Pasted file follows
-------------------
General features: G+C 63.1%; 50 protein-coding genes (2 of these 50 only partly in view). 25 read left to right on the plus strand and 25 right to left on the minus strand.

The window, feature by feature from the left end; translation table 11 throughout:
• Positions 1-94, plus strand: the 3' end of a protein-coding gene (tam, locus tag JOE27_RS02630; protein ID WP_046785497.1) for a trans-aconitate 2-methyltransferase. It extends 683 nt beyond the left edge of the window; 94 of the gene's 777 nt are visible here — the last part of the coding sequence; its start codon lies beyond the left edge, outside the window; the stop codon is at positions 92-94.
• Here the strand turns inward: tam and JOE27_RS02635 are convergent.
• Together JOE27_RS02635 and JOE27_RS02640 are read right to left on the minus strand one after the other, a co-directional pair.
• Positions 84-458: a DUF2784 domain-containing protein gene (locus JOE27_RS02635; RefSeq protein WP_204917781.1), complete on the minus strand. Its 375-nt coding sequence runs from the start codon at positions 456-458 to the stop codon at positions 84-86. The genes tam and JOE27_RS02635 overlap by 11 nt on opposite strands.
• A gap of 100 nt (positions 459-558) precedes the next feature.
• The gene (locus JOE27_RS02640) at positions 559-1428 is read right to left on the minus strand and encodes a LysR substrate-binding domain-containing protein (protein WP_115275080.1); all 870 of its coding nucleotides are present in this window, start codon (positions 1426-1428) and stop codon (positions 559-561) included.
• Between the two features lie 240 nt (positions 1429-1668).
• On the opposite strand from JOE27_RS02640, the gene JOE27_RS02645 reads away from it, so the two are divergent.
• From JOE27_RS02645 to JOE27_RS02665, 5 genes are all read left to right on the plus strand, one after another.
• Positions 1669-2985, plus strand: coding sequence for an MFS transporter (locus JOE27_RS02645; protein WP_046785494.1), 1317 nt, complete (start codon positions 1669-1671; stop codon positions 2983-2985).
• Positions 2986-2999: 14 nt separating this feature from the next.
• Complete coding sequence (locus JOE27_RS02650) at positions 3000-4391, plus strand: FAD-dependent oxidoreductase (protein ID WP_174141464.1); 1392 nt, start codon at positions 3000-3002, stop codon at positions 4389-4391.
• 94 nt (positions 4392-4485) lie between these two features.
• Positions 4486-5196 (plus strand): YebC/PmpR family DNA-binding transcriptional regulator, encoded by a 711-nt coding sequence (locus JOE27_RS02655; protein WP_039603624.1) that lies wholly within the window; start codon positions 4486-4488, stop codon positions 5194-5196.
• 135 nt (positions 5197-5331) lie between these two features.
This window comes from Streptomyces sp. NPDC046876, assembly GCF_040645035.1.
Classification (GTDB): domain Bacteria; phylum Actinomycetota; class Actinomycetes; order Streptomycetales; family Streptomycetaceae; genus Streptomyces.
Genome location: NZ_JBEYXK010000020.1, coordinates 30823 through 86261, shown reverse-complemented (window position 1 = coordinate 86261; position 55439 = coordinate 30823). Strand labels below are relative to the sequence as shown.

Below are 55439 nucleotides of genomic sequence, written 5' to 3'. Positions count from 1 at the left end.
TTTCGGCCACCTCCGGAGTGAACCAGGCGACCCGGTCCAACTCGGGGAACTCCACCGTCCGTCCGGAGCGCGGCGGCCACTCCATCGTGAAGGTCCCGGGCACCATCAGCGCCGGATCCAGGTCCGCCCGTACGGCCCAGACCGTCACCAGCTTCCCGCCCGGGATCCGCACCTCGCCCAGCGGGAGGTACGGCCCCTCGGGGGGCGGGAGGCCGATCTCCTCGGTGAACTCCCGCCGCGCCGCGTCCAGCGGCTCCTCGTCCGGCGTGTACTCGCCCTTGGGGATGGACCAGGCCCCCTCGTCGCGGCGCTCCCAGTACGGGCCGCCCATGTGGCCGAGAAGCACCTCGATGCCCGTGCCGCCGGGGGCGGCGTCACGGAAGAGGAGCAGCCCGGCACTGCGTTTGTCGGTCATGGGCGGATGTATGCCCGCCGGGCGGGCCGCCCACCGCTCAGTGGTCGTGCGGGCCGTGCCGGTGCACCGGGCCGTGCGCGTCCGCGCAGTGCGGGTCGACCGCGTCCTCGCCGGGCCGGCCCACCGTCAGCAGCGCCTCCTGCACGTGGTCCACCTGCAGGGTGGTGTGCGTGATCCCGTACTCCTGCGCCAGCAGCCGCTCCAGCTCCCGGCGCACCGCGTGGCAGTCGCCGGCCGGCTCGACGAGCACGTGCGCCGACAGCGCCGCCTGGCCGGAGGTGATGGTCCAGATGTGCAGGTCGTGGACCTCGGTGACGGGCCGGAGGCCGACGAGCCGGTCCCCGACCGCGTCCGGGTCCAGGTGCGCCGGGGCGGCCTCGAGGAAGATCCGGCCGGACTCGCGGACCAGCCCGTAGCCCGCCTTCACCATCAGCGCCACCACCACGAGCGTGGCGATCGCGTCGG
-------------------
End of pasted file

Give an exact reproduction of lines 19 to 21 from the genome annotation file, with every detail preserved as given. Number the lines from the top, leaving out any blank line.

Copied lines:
Classification (GTDB): domain Bacteria; phylum Actinomycetota; class Actinomycetes; order Streptomycetales; family Streptomycetaceae; genus Streptomyces.
Genome location: NZ_JBEYXK010000020.1, coordinates 30823 through 86261, shown reverse-complemented (window position 1 = coordinate 86261; position 55439 = coordinate 30823). Strand labels below are relative to the sequence as shown.

Below are 55439 nucleotides of genomic sequence, written 5' to 3'. Positions count from 1 at the left end.